But there's so much to see. A garden reveals its soul, its core in Winter.
Gone are the glorious russet colours of Autumn that drape the trees. Too early for the green explosion of Spring or the dazzling blooms of Summer.
The garden lies bare; each and every corner unclothed and visible to the eye. Here is its skeleton.
Winter reveals the structure and design of a garden. For without the distraction of foliage and blossoms, the architecture is revealed. The size and form of plants, their placement and relationship to each other and to their environment, becomes apparent.
Winter redefines the garden, revealing and extending boundaries that are hitherto hidden to the eye. Hidden vistas come into view. Paths and walls, steps and sculptures all become a part of the whole.
The minutiae in the garden are exposed. The droplets of dew and the frozen puddles. Moss on rocks and crevices. The exquisite bark on the bare trees, and the long shadows that they cast in the winter sun. The tiny birds bopping through the fallen leaves, still glowing with the colours of Autumn.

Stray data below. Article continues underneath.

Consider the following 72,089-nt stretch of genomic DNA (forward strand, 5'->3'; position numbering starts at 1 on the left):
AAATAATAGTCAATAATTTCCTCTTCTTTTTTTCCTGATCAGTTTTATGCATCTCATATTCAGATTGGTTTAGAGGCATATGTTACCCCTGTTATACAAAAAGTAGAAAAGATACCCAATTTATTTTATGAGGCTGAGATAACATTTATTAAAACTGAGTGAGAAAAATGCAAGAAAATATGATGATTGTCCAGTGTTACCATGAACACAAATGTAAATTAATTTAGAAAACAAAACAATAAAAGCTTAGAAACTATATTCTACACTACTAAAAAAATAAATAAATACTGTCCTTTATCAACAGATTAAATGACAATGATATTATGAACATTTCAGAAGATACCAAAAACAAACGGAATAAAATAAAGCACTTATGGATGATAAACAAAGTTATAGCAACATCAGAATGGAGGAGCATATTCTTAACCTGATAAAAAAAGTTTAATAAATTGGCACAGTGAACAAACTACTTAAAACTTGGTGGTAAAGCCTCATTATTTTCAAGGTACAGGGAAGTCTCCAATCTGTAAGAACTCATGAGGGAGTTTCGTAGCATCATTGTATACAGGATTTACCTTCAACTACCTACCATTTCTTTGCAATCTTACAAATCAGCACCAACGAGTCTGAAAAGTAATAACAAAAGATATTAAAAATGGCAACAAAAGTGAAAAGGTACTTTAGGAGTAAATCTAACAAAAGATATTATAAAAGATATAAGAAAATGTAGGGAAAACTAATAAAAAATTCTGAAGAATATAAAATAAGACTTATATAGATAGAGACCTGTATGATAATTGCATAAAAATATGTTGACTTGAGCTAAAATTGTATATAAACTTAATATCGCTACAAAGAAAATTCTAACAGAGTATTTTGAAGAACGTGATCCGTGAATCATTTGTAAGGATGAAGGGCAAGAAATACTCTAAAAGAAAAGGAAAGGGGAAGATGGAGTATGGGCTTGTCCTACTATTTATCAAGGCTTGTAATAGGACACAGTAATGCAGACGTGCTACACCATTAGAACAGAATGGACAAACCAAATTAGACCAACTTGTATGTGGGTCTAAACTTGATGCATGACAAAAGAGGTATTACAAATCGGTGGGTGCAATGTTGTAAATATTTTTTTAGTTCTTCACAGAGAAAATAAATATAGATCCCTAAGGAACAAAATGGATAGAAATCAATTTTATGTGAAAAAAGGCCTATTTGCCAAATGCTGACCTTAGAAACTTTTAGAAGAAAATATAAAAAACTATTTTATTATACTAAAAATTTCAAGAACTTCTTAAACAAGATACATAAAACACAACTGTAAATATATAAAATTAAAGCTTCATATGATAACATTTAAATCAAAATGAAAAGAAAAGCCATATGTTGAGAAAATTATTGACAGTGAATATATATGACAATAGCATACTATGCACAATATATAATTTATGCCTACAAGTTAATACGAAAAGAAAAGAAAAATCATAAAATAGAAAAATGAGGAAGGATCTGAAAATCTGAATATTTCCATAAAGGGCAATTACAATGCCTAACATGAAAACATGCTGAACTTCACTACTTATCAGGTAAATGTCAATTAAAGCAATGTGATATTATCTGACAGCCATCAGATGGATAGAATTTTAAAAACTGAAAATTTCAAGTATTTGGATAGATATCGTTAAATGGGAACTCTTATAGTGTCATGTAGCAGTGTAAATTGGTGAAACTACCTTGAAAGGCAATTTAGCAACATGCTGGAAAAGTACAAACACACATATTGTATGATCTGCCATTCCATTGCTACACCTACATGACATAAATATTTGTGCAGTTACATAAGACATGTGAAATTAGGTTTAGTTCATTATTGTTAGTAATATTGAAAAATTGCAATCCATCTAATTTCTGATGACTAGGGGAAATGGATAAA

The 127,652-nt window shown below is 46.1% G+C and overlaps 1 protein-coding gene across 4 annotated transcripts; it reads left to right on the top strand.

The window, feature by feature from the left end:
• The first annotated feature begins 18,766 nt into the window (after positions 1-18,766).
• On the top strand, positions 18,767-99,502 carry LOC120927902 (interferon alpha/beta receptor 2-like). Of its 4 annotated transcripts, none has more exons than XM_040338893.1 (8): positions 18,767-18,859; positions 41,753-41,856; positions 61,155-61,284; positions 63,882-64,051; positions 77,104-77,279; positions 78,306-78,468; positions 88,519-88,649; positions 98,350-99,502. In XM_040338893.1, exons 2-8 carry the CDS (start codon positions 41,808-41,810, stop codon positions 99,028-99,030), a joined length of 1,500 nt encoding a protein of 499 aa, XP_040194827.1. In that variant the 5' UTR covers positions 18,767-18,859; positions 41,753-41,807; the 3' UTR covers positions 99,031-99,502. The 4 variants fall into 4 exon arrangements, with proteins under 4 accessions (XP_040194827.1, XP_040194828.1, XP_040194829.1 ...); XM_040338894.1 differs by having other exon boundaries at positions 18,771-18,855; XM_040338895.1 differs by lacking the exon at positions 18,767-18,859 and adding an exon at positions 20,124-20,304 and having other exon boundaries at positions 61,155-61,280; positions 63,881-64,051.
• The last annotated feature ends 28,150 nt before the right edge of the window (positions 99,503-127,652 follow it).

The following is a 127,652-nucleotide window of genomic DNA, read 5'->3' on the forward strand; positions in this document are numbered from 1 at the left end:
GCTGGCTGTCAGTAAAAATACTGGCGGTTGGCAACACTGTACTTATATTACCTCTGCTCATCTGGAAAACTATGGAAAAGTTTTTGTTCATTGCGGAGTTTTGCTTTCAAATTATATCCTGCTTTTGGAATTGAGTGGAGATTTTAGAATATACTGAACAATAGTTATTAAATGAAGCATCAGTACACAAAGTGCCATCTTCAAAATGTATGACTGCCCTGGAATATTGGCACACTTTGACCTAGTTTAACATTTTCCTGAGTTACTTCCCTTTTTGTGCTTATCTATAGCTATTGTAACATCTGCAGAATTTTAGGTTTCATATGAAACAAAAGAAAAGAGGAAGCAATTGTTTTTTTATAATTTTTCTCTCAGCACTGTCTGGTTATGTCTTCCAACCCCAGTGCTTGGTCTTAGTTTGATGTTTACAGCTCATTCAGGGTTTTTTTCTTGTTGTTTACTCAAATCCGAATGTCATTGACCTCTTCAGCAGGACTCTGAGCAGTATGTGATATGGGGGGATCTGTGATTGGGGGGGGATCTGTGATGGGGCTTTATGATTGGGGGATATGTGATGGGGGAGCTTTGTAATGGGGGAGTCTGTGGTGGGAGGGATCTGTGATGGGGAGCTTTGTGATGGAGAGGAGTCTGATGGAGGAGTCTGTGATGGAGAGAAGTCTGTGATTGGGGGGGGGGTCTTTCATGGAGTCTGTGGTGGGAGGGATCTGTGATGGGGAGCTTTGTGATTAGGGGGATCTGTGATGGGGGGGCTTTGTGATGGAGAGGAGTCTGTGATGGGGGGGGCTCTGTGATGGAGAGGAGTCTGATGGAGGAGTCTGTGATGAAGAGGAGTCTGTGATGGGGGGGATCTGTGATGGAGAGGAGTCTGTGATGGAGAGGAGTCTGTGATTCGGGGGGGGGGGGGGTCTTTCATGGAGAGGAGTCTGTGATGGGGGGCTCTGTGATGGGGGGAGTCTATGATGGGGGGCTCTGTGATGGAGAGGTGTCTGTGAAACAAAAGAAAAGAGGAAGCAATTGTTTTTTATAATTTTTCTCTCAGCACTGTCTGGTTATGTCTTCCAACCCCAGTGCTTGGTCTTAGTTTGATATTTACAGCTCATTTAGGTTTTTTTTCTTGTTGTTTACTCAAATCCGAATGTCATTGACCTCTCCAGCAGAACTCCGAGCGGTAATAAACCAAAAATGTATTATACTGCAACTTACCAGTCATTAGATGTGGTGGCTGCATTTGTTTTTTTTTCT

Rosemary Verey, the renowned British author and plantswoman, noted that:
"A garden in Winter is the absolute test of the true gardener".
The gardeners of Glenlyon have one special ingredient on their side; a cool temperate climate that is essential to some of the most beautiful winter plants. The scarlet stems of Cornus Alba Sibirica, for example, the magnificent silhouette of the Japanese maples, the delicate blooms of the hellebores and the gentle scent of chimonanthus praecox.
Add to this the emerging bulbs of Spring, a backdrop of rolling green hills, rivers filled with winter rains and the blazing yellow of the winter flowering acacias and you have a picture of Paradise.
Ref: Rosemary Yerey (1988) The Garden in Winter London Francis Lincoln Ltd